In any case, my point is not to criticize Bonica's graph–this is an unpublished paper and he has lots of opportunity to do more, partly based on feedback such as ours–but to meta-comment on what it takes for the graph to get noticed. I think that people were attracted to something about the appearance of this graph and its general message rather than the details of the information it was conveying. In that sense, the graph is more of an illustration of a simple point than a way to convey quantitative information.

    And a more direct and effective approach to convey the information might well, I think, have received much less attention. To convey information most effectively, I believe a graph should be transparent and, to as large an extent possible, self-explanatory. In contrast, I think one thing people like about the graph shown above is its novelty and air of mystery. It is somewhat of a puzzle to figure out what it is saying and it gives the reader a warm feeling that that there are unplumbed deaths underlying its surface.

    To put it even more directly> bells and whistles and fancy tricks attract attention but can make it harder to convey the quantitative information. I'm not saying that a simple clear graph would be best here: such a graph might never have gotten noticed in the first place. The best, I suppose, would be something flashy to get noticed and then, back at the main page, something more clear that would bear further examination.

  3. Perhaps I'm just dramatizing your point here, but you don't seem to mention the most glaring flaw of all — what is that vertical axis measuring?

    The humped things look kind of like sample distributions. Does each integrate to one? Or is this telling me that total contributions are about as equal as those two areas?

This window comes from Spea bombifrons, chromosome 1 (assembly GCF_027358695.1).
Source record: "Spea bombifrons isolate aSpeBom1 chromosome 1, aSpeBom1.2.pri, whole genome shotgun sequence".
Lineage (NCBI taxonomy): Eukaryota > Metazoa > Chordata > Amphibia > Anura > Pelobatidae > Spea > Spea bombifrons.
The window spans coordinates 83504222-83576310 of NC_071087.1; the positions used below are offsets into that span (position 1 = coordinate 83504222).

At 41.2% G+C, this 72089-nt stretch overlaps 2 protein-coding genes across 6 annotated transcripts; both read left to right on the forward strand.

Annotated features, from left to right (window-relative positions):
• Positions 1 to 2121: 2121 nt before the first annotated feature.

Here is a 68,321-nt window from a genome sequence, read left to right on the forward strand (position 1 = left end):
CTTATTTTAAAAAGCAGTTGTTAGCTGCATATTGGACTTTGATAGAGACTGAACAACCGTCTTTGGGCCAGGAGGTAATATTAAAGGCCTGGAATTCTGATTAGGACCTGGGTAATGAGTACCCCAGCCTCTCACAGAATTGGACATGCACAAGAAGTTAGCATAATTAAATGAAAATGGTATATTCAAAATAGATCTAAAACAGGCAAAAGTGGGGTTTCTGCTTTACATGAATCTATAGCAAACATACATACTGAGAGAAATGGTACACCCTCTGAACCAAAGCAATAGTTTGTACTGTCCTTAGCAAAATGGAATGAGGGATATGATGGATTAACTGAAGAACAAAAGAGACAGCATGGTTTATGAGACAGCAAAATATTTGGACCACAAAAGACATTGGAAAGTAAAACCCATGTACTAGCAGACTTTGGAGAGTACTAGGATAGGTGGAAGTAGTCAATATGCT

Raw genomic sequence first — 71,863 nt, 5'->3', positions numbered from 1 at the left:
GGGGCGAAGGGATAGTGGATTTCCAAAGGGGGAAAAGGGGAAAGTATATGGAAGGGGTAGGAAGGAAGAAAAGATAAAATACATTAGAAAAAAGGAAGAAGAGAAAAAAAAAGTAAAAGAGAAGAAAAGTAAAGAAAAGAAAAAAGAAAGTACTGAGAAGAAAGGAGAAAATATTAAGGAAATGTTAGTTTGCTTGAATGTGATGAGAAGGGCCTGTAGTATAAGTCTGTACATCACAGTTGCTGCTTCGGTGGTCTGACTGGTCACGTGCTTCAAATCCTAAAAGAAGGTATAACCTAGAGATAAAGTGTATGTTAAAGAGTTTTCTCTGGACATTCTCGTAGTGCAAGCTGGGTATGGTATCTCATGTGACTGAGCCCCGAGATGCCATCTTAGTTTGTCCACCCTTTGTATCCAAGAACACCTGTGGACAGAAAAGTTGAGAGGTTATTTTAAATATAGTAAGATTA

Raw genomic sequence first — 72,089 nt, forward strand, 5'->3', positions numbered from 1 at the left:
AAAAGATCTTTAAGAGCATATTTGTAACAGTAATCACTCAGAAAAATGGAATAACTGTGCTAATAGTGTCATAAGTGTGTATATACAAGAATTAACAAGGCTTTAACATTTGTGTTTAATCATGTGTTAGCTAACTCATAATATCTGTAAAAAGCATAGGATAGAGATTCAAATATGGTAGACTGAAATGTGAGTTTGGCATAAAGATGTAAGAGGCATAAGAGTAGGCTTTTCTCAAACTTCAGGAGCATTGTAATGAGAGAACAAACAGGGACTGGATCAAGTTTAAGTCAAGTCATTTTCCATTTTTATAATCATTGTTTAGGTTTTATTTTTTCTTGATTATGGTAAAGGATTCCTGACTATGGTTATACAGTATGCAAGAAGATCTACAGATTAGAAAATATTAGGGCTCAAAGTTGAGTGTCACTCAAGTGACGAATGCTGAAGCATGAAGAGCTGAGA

Or is it something completely different? Perhaps the answer is there in a caption you omit in order to focus on your point.

  4. Michael: I'm omitting nothing. I put in the graph as I saw it on the blog, along with links that allow the reader to research the topic further. I think the best graphs are self-explanatory (or close to that ideal), but I know from experience that this can be done. Certainly when I was a student I made lots of graphs that are much worse than Bonica's posted above. So let me emphasize once again that I am not trying to criticize his efforts; rather, I'm suggesting that there is an inherent tension between clarity and coolness, and maybe it's no coincidence that this particular hard-to-follow graph got attention where a plainer, more direct presentation might not have been noticed.

  5. I don't like that the graph lacks distributional information about each profession. I like Phil's suggestion (or my understanding of it): replace each vertical line with a horizontal line whose width represents an interval (e.g., 5/95 percentile), maybe with a dot in the middle as a measure of central tendency.

    Vertically sort these horizontal lines by central measure of ideology (e.g., from least to most conservative, top to bottom).

    Optionally include the population distribution on the bottom, or one population interval. Or the two distributions from the original graph, if I understood what they were. (Are they the ideological rankings of registered Democrats/Republicans?)